The Color Purple continues at the Bernard B. Jacobs Theatre, New York.
Star rating: five stars ★ ★ ★ ★ ★
Director John Doyle’s wondrous redo of The Color Purple may be minimalist, but it’s drenched in emotion. At the same time, he has gloriously amped up this Broadway musical’s power as a feminist battle cry.
When this musical, based on Alice Walker’s Pulitzer-Prize winning novel, first opened on Broadway in 2005, it was no slouch. It racked up more than 900 performances and garnered 11 Tony Award nominations, winning one for its leading lady, LaChanze. But Doyle’s new rendering, which began in 2013 at London’s Menier Chocolate Factory, imbues the storytelling of Marsha Norman’s artfully wrought book with a gut-grabbing primal intensity. This intensity furthermore seems to lift the score – with its music and lyrics by Brenda Russell, Allee Willis and Stephen Bray – to fairly majestic heights. The small orchestra of about eight members sounds surprisingly rich.
The story, which moves through the first half of the 20th Century, centres on Celie, an African-American woman in the rural South, who as a teenager is given in marriage to an older brutal farmer, known simply as Mister. He has married her primarily to care for his children, and Celie‘s life becomes one of continuous drudgery. How she, with the help of other women who come into her orbit, finally escapes this universe of male subjugation and further comes to a realisation of self-empowerment makes for a galvanising tale in Doyle’s restaging.
The staging, on the handsome woodsy unit set of open platforms and spindle chairs (designed by Doyle and beautifully lit by Jane Cox), handily compresses a lot of Norman’s event-filled narrative. One event moves into another, with no particular scenic or other marking of the passage of time or changes in locale. The costuming by Ann Hould-Ward is suggestive of period, but for the most part maintains a non-specific feel. The men wear neck ties and suspenders; and the women are garbed mostly in simple dresses, except for the breakout of pants-wearing which make an important plot point late in the show.
The production would seem to depend a lot on the audience having some familiarity with Walker’s story. Judging by the emphatic and welcoming responses of the audience to almost every turn of plot, the audience at the performance I attended certainly did. And that’s understandable. In addition to the novel‘s widespread readership, the novel was of course made into an acclaimed film by Steven Spielberg in 1985, while the musical itself spawned multiple touring productions.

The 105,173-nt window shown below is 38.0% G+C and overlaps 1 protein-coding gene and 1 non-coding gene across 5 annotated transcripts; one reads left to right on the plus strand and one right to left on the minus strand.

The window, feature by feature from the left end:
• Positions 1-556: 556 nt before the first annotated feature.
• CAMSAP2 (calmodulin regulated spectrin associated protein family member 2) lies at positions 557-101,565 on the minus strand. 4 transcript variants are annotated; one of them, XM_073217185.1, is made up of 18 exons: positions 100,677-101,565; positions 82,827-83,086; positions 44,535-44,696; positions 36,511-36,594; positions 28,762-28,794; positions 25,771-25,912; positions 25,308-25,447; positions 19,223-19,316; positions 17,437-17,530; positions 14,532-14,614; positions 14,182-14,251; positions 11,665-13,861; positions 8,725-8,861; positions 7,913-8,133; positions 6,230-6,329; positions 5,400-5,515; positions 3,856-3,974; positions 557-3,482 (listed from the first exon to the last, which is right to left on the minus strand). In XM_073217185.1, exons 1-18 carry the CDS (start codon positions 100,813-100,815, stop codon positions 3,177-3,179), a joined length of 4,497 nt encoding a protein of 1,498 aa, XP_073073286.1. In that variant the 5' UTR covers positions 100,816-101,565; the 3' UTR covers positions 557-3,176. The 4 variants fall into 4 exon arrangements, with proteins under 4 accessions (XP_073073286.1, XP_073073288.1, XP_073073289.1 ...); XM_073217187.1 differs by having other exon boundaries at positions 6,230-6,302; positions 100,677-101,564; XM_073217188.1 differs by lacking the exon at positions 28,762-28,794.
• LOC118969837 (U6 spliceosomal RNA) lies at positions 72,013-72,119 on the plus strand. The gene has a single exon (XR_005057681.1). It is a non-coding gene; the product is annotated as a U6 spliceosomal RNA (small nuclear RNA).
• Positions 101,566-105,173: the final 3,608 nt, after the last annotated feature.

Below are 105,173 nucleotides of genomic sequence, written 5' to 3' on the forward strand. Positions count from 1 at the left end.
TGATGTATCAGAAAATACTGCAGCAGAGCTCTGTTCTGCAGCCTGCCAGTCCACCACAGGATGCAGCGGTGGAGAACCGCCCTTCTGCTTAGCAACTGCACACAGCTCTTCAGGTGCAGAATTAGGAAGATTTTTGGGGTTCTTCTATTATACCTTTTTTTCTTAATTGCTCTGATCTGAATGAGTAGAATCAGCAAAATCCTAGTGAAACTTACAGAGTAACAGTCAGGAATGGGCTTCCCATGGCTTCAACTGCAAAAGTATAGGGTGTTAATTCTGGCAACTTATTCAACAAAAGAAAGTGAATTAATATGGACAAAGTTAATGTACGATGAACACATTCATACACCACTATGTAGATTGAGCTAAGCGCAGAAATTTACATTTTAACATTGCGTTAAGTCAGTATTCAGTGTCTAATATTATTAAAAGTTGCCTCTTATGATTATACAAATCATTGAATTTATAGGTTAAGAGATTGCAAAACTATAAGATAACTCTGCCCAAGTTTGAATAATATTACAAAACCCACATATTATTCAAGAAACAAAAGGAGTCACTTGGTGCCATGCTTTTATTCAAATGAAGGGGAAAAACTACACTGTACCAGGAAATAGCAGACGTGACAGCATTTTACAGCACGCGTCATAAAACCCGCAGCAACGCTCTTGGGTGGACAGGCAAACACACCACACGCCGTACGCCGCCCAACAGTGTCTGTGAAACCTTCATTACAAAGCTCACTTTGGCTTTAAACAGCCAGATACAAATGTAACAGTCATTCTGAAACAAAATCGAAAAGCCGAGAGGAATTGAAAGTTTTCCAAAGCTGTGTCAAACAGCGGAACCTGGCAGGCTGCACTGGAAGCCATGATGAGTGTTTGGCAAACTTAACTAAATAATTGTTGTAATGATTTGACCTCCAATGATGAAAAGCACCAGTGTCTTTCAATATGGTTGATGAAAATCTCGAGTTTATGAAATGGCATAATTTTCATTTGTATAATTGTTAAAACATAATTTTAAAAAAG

The storytelling, thus, takes on a mythic quality, and even if you had to guess at what exactly was happening, you compellingly feel its import to the people on stage. In the portrayals of a great cast, these people vibrate with a magnified sense of life.
Cynthia Erivo, who played Celie in the Chocolate Factory mounting, repeats the role. She gives the production a magnetic centre, with a grace-infused innocence that almost hints from the beginning of the backbone that will eventually make itself felt. And like the strengthening of her character, her singing seems to rise to new levels with each number, reaching sheer triumph with the climactic ‘I’m Here’, in which she realises the importance of her own self and self-love.
The glamour quotient is revved up by the presence of Oscar-winner Jennifer Hudson. She plays the nightclub singer Shug Avery, a one-time lover of Celie’s husband and a yearning soul who eventually forges a deep connection with Celie. Hudson brings an earthy dimension to the role that wins sympathy for the character despite her fickle ways. Even in her big nightclub number, ‘Push da Button’, Hudson lets us see under the sultriness a woman who has been both toughened and wounded by life. This underlying dimension is further revealed in Shug’s soaring duet with Celie, the show’s signature song ‘What About Love?’
Completing the trio of principal female roles in bravura fashion is Danielle Brooks as the indomitable Sofia, a woman who befriends Celie during an on-and-off marriage to Mister’s son, Harpo. When Brooks rages through Sofia’s manifesto of defiance to a male-dominated world, ‘Hell No!’, she ignites both the stage and the audience.
There is also affecting work by Joaquina Kalukango as Celie’s long-lost sister, Nettie, and Patrice Covington as Squeak, a bouncy little lady who follows Sofia in Harpo’s affections.
While the show’s male inhabitants are pretty short on redeeming features, they are not complete villains. Both Isaiah Johnson as Mister and Kyle Scatliffe as Harpo artfully round out these men with touches of vulnerability.
Finally, the moment-by-moment reactions of the talented ensemble to the ups and downs of the story’s major characters, both musically and dramatically, fairly crackle. It adds immeasurably to a production that melds pertinence with musical theatre grandeur.
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